No Vietnamese Ever Called Me N****r
Los Angeles Filmforum presents
No Vietnamese Ever Called Me N****r
Sunday, July 1, 2018, 7:30 pm
At the Spielberg Theatre at the Egyptian, 6712 Hollywood Blvd., Los Angeles, CA 90028
1968: Visions of Possibilities, part 4
Directed by labor organizer and New York Times typesetter David Weiss, this film spotlights African American responses to the Vietnam War through street interviews captured during the Spring Mobilization Committee to End the War in Vietnams April 15, 1967, New York City march. The city-wide protest march, culminating at the United Nations, attracted over half a million participants including Martin Luther King, Jr., Harry Belafonte, Dr. Benjamin Spock, and Kwame Ture (né Stokely Carmichael). Interwoven among the protest footage is an interview with three black veterans, recently returned from Vietnam in 1968.
Filmed by a crew of six (including noted cinematographer and WOODSTOCK director, Michael Wadleigh), the films gritty hand-held street cinematography and intimate veteran testimonials provide a radical perspective on the plight of returning black G.I.s disproportionately sent to fight the war overseas, returning home to a Thank You of continued racial and economic discrimination. The film was produced and distributed by the short-lived Paradigm Films, who were soon to release auteur Jim McBrides first features, DAVID HOLZMANS DIARY and MY GIRLFRIENDS WEDDING.
Preserved through a collaboration between Anthology Film Archives and the Smithsonians National Museum of African American History and Culture, supported by the Robert F. Smith Fund. Special thanks to Cinema Guild, John Binder, Walter Forsberg (NMAAHC), and Chris Hughes & Laura Major (Colorlab). A Cinema Guild release.
1968: Visions of Possibilities: Over the course of the year, Filmforum will present a variety of films reflecting the turbulent global events of 1968, films made in that time, and works reflecting on the long-term effects and disappointments of the activist efforts and violent responses. From the assassinations of Martin Luther King, Jr and Robert Kennedy to the Democratic Convention and 1968 presidential election in the US, to the strikes in France in May and the Prague Spring and Soviet crushing of it, these films of and on 1968 utilize many voices and techniques to show an era that seemed lost but perhaps now cycles back to our consciousness and actions. Series curated by Adam Hyman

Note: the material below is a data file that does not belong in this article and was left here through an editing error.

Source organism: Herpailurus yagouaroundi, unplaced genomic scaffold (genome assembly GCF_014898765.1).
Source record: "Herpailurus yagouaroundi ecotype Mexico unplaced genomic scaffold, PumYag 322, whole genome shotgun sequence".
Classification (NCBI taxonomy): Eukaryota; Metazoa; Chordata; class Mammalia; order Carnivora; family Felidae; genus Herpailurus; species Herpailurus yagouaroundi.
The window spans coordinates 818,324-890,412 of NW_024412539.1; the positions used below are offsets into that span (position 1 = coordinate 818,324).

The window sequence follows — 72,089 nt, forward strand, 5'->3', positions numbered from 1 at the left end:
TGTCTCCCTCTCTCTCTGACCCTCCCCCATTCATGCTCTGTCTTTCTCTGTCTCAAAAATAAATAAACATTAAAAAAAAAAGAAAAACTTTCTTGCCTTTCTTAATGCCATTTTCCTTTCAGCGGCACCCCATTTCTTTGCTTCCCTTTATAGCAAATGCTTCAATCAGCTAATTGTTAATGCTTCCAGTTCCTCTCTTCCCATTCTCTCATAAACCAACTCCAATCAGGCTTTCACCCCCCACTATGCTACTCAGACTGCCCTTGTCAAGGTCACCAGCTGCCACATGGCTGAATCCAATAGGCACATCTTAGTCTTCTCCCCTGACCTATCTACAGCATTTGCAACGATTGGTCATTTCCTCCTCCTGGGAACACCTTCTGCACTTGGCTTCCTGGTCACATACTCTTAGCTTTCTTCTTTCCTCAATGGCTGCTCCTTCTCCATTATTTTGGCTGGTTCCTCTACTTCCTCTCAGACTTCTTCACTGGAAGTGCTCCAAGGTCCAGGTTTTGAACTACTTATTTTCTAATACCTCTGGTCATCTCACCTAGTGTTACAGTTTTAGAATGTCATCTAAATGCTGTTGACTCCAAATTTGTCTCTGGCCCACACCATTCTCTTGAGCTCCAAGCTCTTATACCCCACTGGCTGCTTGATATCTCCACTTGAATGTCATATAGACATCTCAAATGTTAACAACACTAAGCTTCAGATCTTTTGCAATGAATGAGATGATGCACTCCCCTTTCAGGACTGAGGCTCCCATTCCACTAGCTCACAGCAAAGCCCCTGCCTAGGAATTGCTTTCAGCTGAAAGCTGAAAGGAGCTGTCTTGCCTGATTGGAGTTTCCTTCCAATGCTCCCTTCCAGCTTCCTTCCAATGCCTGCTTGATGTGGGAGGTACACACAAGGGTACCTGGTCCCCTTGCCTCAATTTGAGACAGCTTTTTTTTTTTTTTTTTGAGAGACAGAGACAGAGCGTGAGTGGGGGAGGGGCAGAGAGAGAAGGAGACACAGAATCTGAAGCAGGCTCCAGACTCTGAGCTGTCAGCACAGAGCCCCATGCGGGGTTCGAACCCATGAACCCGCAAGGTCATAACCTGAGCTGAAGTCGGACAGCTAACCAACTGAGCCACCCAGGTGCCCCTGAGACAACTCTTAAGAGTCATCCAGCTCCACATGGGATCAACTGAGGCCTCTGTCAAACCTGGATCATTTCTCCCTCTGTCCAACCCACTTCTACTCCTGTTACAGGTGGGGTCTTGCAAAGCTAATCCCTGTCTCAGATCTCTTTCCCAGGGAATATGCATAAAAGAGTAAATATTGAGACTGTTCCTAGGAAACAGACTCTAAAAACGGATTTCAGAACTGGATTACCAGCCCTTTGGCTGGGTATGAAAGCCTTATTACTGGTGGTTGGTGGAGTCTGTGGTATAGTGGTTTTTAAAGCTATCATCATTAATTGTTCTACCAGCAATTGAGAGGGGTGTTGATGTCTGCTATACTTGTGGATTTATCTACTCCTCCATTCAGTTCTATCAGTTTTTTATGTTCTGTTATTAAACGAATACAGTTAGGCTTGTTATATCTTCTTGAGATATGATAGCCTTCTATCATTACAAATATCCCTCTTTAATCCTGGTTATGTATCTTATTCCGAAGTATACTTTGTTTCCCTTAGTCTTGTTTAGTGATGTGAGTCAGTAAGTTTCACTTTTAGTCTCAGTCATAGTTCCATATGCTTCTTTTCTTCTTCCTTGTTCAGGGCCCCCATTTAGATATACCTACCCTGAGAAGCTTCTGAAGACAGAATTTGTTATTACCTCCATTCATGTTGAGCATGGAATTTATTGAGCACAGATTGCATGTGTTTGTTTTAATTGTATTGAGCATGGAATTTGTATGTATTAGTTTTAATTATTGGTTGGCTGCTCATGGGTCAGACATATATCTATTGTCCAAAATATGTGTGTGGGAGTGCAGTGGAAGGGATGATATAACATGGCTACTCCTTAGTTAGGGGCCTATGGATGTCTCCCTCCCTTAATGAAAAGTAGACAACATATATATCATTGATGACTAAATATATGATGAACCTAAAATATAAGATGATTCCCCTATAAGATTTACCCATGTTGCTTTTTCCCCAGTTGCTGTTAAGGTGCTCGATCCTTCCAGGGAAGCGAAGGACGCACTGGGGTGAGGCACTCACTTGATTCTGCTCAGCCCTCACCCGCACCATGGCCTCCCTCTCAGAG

INFO: www.lafilmforum.org , 323-377-7238
Tickets: $12 general; $6 students/seniors, Free for Filmforum members. Available in advance at https://www.brownpapertickets.com/event/3461498
No Vietnamese Ever Called Me N***r
Directed by David Loeb Weiss
1968, 68 minutes
Outstanding Film Citation, Chicago Film Festival
Best Documentary, Mannheim Film Festival
David Loeb Weiss: https://socialistaction.org/2005/10/03/david-weiss-long-time-trotskyist/
"The strongest statement yet from the black community...a startling cry of rage and despair."--Open City (Los Angeles)
The movies title, itself a potent form of political enlightenment, was taken from the printed placards that the SNCC marchers carried although the sentiment is so closely associated with Muhammad Ali, who refused induction into the Army on April 28, 1967, but never actually said it, that some assumed that Weisss movie was about Ali. Its not but it also packs a wallop.
J. Hoberman review in the NY Times:
This program is supported by the Academy of Motion Picture Arts and Sciences, the Los Angeles County Board of Supervisors through the Los Angeles County Arts Commission and the Department of Cultural Affairs, City of Los Angeles. We also depend on our members, ticket buyers, and individual donors.
Los Angeles Filmforum is the citys longest-running organization dedicated to weekly screenings of experimental film, documentaries, video art, and experimental animation. 2018 is our 43rd year.
Coming Soon to Los Angeles Filmforum:
July 1 - 1968: "No Vietnamese Ever Called Me N****r"
July 12 - 1968: Actions and Reactions, at MOCA
July 13 - Canyon Cinema 50th Anniversary Tour, at UCLA Film & TV Archive
July 14 - Canyon Cinema 50th Anniversary Tour, at UCLA Film & TV Archive
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Spielberg Theater at the Egyptian (View)
6712 Hollywood Blvd.
Los Angeles, CA 90028
|Kid Friendly: No|
|Dog Friendly: Yes!|
|Wheelchair Accessible: Yes!|